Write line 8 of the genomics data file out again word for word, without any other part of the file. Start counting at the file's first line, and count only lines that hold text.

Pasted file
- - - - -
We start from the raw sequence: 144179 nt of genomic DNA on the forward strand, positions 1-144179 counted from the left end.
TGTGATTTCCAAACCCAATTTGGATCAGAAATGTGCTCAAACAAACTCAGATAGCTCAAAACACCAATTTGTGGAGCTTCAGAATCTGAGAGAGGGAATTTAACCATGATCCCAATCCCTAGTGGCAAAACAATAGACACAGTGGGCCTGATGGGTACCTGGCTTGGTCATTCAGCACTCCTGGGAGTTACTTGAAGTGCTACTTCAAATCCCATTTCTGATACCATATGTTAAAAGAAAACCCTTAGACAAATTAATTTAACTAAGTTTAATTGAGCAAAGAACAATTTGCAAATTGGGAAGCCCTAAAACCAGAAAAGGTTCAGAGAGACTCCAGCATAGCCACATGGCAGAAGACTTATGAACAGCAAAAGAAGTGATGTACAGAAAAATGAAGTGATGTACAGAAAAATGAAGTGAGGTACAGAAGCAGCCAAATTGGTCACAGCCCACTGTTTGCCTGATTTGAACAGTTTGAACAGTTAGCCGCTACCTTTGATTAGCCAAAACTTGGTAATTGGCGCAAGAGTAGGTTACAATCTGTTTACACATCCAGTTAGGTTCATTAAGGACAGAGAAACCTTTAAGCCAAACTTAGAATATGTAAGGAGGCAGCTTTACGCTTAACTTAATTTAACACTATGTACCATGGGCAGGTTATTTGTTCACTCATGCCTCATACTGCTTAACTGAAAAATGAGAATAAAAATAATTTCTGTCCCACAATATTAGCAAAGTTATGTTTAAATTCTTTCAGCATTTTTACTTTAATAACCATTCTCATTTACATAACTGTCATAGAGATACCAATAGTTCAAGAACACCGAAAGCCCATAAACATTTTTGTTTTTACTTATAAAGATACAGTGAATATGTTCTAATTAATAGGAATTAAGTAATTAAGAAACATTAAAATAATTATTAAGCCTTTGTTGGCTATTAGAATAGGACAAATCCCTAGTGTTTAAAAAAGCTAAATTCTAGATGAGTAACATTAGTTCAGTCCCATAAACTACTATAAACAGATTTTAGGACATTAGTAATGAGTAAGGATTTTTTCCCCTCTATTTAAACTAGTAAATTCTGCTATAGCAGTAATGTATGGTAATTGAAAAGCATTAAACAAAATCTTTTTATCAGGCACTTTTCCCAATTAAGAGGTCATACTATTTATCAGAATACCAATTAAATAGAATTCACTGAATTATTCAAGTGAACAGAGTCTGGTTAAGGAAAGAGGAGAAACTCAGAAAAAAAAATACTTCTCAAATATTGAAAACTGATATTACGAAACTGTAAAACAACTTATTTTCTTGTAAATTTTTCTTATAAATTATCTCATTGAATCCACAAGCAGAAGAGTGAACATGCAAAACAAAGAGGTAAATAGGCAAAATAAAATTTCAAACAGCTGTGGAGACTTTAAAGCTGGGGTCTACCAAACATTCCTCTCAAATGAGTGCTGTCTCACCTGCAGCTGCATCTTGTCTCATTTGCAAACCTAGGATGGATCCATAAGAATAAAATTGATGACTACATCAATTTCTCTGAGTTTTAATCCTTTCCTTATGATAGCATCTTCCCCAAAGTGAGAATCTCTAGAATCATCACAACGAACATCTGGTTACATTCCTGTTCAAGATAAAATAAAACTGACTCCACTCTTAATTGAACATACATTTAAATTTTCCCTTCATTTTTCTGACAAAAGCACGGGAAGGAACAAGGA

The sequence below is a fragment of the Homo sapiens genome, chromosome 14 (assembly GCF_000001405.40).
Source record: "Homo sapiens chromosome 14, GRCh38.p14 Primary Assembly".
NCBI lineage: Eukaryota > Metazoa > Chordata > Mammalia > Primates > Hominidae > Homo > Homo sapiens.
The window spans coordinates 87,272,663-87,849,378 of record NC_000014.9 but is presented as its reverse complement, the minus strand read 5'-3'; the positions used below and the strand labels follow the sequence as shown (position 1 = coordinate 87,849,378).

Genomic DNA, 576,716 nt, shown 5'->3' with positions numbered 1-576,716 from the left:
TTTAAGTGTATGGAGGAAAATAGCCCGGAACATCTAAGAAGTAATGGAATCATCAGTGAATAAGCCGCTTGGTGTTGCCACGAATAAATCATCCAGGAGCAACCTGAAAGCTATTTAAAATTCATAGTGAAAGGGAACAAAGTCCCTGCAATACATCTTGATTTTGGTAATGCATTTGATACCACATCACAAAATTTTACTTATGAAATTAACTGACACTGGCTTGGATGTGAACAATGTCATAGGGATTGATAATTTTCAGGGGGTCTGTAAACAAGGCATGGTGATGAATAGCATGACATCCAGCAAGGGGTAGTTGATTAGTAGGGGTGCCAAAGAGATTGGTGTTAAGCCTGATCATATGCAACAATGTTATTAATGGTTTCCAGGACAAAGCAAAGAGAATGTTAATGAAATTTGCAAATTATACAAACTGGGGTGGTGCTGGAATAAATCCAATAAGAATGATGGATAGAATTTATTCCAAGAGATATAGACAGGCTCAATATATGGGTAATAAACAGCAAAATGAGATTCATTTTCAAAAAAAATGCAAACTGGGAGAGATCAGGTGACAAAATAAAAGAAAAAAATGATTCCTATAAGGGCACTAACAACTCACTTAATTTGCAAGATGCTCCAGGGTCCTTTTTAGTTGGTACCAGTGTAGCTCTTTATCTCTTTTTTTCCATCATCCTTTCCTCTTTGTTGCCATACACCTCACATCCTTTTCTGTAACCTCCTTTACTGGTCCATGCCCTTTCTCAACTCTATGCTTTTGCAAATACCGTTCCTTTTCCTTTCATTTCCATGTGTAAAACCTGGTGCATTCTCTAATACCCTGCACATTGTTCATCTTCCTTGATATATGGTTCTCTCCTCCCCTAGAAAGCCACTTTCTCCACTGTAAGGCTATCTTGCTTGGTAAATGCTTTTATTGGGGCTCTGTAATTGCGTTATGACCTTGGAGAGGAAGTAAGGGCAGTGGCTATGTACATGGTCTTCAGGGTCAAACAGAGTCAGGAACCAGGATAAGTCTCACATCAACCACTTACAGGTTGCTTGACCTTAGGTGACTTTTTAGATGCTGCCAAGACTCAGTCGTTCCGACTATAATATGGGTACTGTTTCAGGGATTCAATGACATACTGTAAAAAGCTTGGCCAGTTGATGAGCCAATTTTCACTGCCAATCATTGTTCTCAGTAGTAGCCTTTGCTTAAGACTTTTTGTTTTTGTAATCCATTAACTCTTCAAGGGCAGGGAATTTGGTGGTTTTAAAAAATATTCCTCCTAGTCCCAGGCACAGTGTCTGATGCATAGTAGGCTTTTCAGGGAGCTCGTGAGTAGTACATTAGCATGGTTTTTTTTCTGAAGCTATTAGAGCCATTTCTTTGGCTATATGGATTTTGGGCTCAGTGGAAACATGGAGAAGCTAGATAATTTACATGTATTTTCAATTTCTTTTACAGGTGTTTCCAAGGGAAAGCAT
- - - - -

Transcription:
TTTAAGTGTATGGAGGAAAATAGCCCGGAACATCTAAGAAGTAATGGAATCATCAGTGAATAAGCCGCTTGGTGTTGCCACGAATAAATCATCCAGGAGCAACCTGAAAGCTATTTAAAATTCATAGTGAAAGGGAACAAAGTCCCTGCAATACATCTTGATTTTGGTAATGCATTTGATACCACATCACAAAATTTTACTTATGAAATTAACTGACACTGGCTTGGATGTGAACAATGTCATAGGGATTGATAATTTTCAGGGGGTCTGTAAACAAGGCATGGTGATGAATAGCATGACATCCAGCAAGGGGTAGTTGATTAGTAGGGGTGCCAAAGAGATTGGTGTTAAGCCTGATCATATGCAACAATGTTATTAATGGTTTCCAGGACAAAGCAAAGAGAATGTTAATGAAATTTGCAAATTATACAAACTGGGGTGGTGCTGGAATAAATCCAATAAGAATGATGGATAGAATTTATTCCAAGAGATATAGACAGGCTCAATATATGGGTAATAAACAGCAAAATGAGATTCATTTTCAAAAAAAATGCAAACTGGGAGAGATCAGGTGACAAAATAAAAGAAAAAAATGATTCCTATAAGGGCACTAACAACTCACTTAATTTGCAAGATGCTCCAGGGTCCTTTTTAGTTGGTACCAGTGTAGCTCTTTATCTCTTTTTTTCCATCATCCTTTCCTCTTTGTTGCCATACACCTCACATCCTTTTCTGTAACCTCCTTTACTGGTCCATGCCCTTTCTCAACTCTATGCTTTTGCAAATACCGTTCCTTTTCCTTTCATTTCCATGTGTAAAACCTGGTGCATTCTCTAATACCCTGCACATTGTTCATCTTCCTTGATATATGGTTCTCTCCTCCCCTAGAAAGCCACTTTCTCCACTGTAAGGCTATCTTGCTTGGTAAATGCTTTTATTGGGGCTCTGTAATTGCGTTATGACCTTGGAGAGGAAGTAAGGGCAGTGGCTATGTACATGGTCTTCAGGGTCAAACAGAGTCAGGAACCAGGATAAGTCTCACATCAACCACTTACAGGTTGCTTGACCTTAGGTGACTTTTTAGATGCTGCCAAGACTCAGTCGTTCCGACTATAATATGGGTACTGTTTCAGGGATTCAATGACATACTGTAAAAAGCTTGGCCAGTTGATGAGCCAATTTTCACTGCCAATCATTGTTCTCAGTAGTAGCCTTTGCTTAAGACTTTTTGTTTTTGTAATCCATTAACTCTTCAAGGGCAGGGAATTTGGTGGTTTTAAAAAATATTCCTCCTAGTCCCAGGCACAGTGTCTGATGCATAGTAGGCTTTTCAGGGAGCTCGTGAGTAGTACATTAGCATGGTTTTTTTTCTGAAGCTATTAGAGCCATTTCTTTGGCTATATGGATTTTGGGCTCAGTGGAAACATGGAGAAGCTAGATAATTTACATGTATTTTCAATTTCTTTTACAGGTGTTTCCAAGGGAAAGCAT